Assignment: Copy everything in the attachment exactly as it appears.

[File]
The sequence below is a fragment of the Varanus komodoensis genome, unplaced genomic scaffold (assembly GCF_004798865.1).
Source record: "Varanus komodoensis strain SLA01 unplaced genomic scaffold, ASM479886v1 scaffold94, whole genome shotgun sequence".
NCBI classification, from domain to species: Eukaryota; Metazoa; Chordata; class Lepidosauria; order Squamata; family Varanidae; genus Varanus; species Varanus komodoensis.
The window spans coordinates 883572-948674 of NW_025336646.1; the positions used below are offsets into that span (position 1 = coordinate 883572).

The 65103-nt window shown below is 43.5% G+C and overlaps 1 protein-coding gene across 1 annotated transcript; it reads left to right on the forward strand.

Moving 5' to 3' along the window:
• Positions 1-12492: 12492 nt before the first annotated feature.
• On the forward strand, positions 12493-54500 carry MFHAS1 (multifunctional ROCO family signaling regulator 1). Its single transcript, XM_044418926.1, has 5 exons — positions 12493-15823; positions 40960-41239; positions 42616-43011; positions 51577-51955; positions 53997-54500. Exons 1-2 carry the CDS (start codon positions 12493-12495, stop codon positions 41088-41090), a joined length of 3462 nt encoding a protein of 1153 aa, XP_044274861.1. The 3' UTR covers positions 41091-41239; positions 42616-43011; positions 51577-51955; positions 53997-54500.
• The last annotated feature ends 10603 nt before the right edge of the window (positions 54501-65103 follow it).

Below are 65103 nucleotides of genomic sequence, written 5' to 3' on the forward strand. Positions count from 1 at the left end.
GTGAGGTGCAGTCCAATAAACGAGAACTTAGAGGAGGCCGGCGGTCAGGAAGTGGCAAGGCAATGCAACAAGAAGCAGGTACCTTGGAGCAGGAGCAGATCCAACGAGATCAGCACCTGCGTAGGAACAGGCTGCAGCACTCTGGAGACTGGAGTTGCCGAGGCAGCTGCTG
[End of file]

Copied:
The sequence below is a fragment of the Varanus komodoensis genome, unplaced genomic scaffold (assembly GCF_004798865.1).
Source record: "Varanus komodoensis strain SLA01 unplaced genomic scaffold, ASM479886v1 scaffold94, whole genome shotgun sequence".
NCBI classification, from domain to species: Eukaryota; Metazoa; Chordata; class Lepidosauria; order Squamata; family Varanidae; genus Varanus; species Varanus komodoensis.
The window spans coordinates 883572-948674 of NW_025336646.1; the positions used below are offsets into that span (position 1 = coordinate 883572).

The 65103-nt window shown below is 43.5% G+C and overlaps 1 protein-coding gene across 1 annotated transcript; it reads left to right on the forward strand.

Moving 5' to 3' along the window:
• Positions 1-12492: 12492 nt before the first annotated feature.
• On the forward strand, positions 12493-54500 carry MFHAS1 (multifunctional ROCO family signaling regulator 1). Its single transcript, XM_044418926.1, has 5 exons — positions 12493-15823; positions 40960-41239; positions 42616-43011; positions 51577-51955; positions 53997-54500. Exons 1-2 carry the CDS (start codon positions 12493-12495, stop codon positions 41088-41090), a joined length of 3462 nt encoding a protein of 1153 aa, XP_044274861.1. The 3' UTR covers positions 41091-41239; positions 42616-43011; positions 51577-51955; positions 53997-54500.
• The last annotated feature ends 10603 nt before the right edge of the window (positions 54501-65103 follow it).

Below are 65103 nucleotides of genomic sequence, written 5' to 3' on the forward strand. Positions count from 1 at the left end.
GTGAGGTGCAGTCCAATAAACGAGAACTTAGAGGAGGCCGGCGGTCAGGAAGTGGCAAGGCAATGCAACAAGAAGCAGGTACCTTGGAGCAGGAGCAGATCCAACGAGATCAGCACCTGCGTAGGAACAGGCTGCAGCACTCTGGAGACTGGAGTTGCCGAGGCAGCTGCTG